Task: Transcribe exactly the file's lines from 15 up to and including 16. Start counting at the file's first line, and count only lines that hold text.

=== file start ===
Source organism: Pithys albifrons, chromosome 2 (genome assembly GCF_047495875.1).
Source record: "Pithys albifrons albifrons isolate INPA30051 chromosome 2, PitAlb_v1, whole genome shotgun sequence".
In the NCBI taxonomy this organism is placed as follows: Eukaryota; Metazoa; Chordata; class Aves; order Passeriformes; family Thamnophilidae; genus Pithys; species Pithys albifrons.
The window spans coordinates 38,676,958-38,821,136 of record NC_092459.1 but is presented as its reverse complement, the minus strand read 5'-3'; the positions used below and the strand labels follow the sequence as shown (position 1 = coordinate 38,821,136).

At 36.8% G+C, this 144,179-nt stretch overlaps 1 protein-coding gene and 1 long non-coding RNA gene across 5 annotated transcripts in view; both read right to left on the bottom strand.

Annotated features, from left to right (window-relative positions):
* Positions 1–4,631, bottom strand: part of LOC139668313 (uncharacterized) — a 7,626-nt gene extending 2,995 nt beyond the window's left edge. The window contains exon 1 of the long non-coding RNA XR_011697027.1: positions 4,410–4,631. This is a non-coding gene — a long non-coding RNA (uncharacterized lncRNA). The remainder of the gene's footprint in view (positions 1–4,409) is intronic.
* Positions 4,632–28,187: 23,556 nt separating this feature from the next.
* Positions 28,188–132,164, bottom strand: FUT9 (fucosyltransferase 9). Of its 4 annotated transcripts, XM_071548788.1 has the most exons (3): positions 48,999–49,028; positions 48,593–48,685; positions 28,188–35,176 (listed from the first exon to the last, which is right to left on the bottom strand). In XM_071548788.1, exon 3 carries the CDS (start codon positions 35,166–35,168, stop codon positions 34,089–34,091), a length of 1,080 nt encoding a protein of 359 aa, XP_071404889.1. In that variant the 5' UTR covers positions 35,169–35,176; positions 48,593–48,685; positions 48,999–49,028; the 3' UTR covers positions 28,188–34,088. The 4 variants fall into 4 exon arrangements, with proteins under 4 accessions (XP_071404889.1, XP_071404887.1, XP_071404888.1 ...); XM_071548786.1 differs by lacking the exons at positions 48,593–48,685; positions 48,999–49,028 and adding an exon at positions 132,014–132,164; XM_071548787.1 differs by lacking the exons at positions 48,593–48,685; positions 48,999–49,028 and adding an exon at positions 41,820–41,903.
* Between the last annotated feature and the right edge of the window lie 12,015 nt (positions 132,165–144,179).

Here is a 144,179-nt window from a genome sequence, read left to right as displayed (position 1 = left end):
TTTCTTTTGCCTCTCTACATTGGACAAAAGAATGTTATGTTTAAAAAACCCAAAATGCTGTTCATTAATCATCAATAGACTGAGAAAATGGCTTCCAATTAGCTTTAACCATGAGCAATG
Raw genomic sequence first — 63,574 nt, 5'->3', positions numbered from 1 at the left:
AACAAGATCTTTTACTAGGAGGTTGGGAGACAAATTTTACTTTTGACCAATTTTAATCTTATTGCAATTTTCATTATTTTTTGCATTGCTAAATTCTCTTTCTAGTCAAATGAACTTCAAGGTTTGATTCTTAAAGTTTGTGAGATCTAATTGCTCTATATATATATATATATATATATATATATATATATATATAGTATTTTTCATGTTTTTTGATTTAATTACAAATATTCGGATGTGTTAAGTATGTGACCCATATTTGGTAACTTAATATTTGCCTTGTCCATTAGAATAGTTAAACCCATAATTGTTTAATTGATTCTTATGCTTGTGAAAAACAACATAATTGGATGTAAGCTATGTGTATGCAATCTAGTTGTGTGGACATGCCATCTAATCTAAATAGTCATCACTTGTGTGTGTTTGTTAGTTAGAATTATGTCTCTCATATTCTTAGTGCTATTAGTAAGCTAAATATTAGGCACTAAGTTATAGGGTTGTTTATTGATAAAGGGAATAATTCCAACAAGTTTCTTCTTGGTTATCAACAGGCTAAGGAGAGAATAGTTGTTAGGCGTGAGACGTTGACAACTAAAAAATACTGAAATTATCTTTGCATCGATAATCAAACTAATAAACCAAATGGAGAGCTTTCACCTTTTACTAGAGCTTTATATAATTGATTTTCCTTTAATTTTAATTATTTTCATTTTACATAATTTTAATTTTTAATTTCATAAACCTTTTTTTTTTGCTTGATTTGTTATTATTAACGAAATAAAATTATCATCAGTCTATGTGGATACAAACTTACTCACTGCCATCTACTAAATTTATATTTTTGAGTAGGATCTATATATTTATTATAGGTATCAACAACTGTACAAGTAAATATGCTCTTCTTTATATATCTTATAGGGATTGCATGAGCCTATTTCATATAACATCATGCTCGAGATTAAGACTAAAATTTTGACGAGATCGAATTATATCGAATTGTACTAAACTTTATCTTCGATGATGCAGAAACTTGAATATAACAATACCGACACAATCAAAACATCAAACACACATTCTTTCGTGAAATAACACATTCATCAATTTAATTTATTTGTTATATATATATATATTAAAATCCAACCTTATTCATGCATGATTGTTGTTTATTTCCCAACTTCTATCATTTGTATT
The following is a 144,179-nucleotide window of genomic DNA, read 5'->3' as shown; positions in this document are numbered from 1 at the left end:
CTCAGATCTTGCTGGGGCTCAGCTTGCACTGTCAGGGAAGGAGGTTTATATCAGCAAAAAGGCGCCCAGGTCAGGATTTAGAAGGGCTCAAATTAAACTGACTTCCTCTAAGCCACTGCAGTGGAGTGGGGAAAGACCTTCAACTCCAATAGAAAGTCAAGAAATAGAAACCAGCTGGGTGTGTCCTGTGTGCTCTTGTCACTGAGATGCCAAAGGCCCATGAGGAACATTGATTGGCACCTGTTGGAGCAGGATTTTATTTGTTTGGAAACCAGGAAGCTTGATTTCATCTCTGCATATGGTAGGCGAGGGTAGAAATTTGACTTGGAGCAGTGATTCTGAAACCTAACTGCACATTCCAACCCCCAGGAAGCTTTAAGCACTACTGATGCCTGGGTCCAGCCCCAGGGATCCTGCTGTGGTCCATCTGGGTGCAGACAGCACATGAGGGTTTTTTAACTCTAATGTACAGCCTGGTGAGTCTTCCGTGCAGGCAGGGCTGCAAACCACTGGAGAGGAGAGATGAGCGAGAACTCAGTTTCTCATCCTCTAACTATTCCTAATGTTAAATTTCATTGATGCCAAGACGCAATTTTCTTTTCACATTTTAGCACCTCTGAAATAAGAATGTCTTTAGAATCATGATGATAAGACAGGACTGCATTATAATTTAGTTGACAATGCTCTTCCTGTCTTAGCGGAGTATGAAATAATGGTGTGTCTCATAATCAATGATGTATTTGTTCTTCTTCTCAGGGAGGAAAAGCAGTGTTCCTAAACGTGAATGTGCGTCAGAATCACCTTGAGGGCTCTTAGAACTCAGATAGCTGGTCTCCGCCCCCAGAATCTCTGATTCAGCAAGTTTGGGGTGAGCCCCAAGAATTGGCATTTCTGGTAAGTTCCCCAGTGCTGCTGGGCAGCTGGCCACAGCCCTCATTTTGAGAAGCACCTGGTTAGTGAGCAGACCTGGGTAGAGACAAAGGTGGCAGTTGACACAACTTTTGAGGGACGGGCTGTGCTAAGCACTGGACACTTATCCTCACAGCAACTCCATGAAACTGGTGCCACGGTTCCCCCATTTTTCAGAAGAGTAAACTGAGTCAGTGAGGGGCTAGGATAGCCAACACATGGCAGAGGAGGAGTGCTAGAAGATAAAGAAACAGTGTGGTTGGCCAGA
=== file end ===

The following is a 144,179-nucleotide window of genomic DNA, read 5'->3' as shown; positions in this document are numbered from 1 at the left end:
CTCAGATCTTGCTGGGGCTCAGCTTGCACTGTCAGGGAAGGAGGTTTATATCAGCAAAAAGGCGCCCAGGTCAGGATTTAGAAGGGCTCAAATTAAACTGACTTCCTCTAAGCCACTGCAGTGGAGTGGGGAAAGACCTTCAACTCCAATAGAAAGTCAAGAAATAGAAACCAGCTGGGTGTGTCCTGTGTGCTCTTGTCACTGAGATGCCAAAGGCCCATGAGGAACATTGATTGGCACCTGTTGGAGCAGGATTTTATTTGTTTGGAAACCAGGAAGCTTGATTTCATCTCTGCATATGGTAGGCGAGGGTAGAAATTTGACTTGGAGCAGTGATTCTGAAACCTAACTGCACATTCCAACCCCCAGGAAGCTTTAAGCACTACTGATGCCTGGGTCCAGCCCCAGGGATCCTGCTGTGGTCCATCTGGGTGCAGACAGCACATGAGGGTTTTTTAACTCTAATGTACAGCCTGGTGAGTCTTCCGTGCAGGCAGGGCTGCAAACCACTGGAGAGGAGAGATGAGCGAGAACTCAGTTTCTCATCCTCTAACTATTCCTAATGTTAAATTTCATTGATGCCAAGACGCAATTTTCTTTTCACATTTTAGCACCTCTGAAATAAGAATGTCTTTAGAATCATGATGATAAGACAGGACTGCATTATAATTTAGTTGACAATGCTCTTCCTGTCTTAGCGGAGTATGAAATAATGGTGTGTCTCATAATCAATGATGTATTTGTTCTTCTTCTCAGGGAGGAAAAGCAGTGTTCCTAAACGTGAATGTGCGTCAGAATCACCTTGAGGGCTCTTAGAACTCAGATAGCTGGTCTCCGCCCCCAGAATCTCTGATTCAGCAAGTTTGGGGTGAGCCCCAAGAATTGGCATTTCTGGTAAGTTCCCCAGTGCTGCTGGGCAGCTGGCCACAGCCCTCATTTTGAGAAGCACCTGGTTAGTGAGCAGACCTGGGTAGAGACAAAGGTGGCAGTTGACACAACTTTTGAGGGACGGGCTGTGCTAAGCACTGGACACTTATCCTCACAGCAACTCCATGAAACTGGTGCCACGGTTCCCCCATTTTTCAGAAGAGTAAACTGAGTCAGTGAGGGGCTAGGATAGCCAACACATGGCAGAGGAGGAGTGCTAGAAGATAAAGAAACAGTGTGGTTGGCCAGA